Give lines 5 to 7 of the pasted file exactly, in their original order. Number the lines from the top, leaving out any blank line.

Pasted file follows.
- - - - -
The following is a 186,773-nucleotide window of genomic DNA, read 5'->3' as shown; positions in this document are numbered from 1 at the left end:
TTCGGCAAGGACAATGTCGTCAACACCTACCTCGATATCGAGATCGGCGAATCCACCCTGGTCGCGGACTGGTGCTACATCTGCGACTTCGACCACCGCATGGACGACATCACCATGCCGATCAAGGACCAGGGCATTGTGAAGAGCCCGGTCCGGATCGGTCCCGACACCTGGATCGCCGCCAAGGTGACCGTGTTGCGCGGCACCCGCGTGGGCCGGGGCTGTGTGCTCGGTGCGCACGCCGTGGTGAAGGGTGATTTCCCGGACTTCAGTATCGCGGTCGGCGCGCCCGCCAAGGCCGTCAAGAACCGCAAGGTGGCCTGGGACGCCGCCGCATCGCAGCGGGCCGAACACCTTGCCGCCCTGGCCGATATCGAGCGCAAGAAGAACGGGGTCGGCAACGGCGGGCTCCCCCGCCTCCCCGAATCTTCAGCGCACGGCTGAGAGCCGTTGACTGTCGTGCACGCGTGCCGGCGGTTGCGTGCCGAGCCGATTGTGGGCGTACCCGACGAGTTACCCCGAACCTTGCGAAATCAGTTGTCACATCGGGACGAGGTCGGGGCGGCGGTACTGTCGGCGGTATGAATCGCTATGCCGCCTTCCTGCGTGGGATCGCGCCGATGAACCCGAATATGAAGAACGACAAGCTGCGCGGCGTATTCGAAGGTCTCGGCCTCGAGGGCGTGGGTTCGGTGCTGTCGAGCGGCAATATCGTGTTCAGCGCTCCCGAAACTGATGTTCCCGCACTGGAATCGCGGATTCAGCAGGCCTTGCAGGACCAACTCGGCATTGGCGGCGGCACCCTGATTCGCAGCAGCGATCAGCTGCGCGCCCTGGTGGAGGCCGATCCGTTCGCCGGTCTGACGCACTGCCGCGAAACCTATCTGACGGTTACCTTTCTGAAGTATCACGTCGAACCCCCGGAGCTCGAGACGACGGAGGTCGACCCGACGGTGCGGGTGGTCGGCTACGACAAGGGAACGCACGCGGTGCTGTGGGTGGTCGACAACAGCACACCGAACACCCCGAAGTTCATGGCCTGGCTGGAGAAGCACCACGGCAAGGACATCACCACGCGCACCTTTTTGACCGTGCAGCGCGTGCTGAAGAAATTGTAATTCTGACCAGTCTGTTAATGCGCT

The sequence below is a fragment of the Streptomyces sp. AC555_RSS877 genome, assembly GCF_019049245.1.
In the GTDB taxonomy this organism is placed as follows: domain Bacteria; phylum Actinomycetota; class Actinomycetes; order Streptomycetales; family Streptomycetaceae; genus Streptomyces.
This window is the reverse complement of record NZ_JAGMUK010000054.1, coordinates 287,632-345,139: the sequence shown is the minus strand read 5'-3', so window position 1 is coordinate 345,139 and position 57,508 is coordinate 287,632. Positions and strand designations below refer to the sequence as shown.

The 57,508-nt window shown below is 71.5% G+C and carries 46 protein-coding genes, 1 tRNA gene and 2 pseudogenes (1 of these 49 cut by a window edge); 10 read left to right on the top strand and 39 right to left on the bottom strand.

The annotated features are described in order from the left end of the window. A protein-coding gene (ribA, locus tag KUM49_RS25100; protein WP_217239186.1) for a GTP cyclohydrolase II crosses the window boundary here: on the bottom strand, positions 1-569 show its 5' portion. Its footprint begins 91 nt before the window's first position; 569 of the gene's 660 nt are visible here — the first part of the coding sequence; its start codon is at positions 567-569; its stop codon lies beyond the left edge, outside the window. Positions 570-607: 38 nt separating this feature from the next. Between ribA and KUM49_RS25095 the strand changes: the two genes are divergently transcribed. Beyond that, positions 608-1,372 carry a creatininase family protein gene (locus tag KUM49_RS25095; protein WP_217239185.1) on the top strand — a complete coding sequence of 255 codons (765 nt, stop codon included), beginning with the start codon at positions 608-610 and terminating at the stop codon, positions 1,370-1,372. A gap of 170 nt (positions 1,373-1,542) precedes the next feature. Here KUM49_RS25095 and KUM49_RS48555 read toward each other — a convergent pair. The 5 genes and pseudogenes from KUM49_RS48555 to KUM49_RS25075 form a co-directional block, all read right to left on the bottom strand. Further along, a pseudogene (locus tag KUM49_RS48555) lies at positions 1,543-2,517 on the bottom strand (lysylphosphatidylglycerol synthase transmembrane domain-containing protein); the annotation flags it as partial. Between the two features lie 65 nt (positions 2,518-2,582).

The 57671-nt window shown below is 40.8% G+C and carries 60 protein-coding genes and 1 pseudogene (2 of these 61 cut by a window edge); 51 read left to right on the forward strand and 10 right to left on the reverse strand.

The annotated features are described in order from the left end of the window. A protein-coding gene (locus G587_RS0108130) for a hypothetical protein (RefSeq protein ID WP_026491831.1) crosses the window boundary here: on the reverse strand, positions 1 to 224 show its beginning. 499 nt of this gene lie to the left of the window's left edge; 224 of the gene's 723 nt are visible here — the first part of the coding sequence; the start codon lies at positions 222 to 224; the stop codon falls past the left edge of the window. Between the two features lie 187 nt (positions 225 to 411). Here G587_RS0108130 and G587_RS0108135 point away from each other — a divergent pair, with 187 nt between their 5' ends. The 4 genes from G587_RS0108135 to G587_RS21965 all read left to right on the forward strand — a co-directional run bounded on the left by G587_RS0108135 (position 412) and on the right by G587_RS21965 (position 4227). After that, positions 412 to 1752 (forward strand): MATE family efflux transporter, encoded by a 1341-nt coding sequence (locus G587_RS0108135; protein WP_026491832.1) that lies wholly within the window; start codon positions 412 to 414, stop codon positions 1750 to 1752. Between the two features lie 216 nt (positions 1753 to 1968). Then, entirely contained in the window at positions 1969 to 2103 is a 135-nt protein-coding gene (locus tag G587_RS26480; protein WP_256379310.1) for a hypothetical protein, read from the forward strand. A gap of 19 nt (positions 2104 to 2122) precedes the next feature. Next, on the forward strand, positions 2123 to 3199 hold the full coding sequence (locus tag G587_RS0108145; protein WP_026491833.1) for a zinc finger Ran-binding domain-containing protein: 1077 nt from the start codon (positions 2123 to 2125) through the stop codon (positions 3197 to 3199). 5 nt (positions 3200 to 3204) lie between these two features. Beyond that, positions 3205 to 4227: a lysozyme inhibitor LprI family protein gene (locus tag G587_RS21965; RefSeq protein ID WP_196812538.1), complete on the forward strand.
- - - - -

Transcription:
This window is the reverse complement of record NZ_JAGMUK010000054.1, coordinates 287,632-345,139: the sequence shown is the minus strand read 5'-3', so window position 1 is coordinate 345,139 and position 57,508 is coordinate 287,632. Positions and strand designations below refer to the sequence as shown.

The 57,508-nt window shown below is 71.5% G+C and carries 46 protein-coding genes, 1 tRNA gene and 2 pseudogenes (1 of these 49 cut by a window edge); 10 read left to right on the top strand and 39 right to left on the bottom strand.

The annotated features are described in order from the left end of the window. A protein-coding gene (ribA, locus tag KUM49_RS25100; protein WP_217239186.1) for a GTP cyclohydrolase II crosses the window boundary here: on the bottom strand, positions 1-569 show its 5' portion. Its footprint begins 91 nt before the window's first position; 569 of the gene's 660 nt are visible here — the first part of the coding sequence; its start codon is at positions 567-569; its stop codon lies beyond the left edge, outside the window. Positions 570-607: 38 nt separating this feature from the next. Between ribA and KUM49_RS25095 the strand changes: the two genes are divergently transcribed. Beyond that, positions 608-1,372 carry a creatininase family protein gene (locus tag KUM49_RS25095; protein WP_217239185.1) on the top strand — a complete coding sequence of 255 codons (765 nt, stop codon included), beginning with the start codon at positions 608-610 and terminating at the stop codon, positions 1,370-1,372. A gap of 170 nt (positions 1,373-1,542) precedes the next feature. Here KUM49_RS25095 and KUM49_RS48555 read toward each other — a convergent pair. The 5 genes and pseudogenes from KUM49_RS48555 to KUM49_RS25075 form a co-directional block, all read right to left on the bottom strand. Further along, a pseudogene (locus tag KUM49_RS48555) lies at positions 1,543-2,517 on the bottom strand (lysylphosphatidylglycerol synthase transmembrane domain-containing protein); the annotation flags it as partial. Between the two features lie 65 nt (positions 2,518-2,582).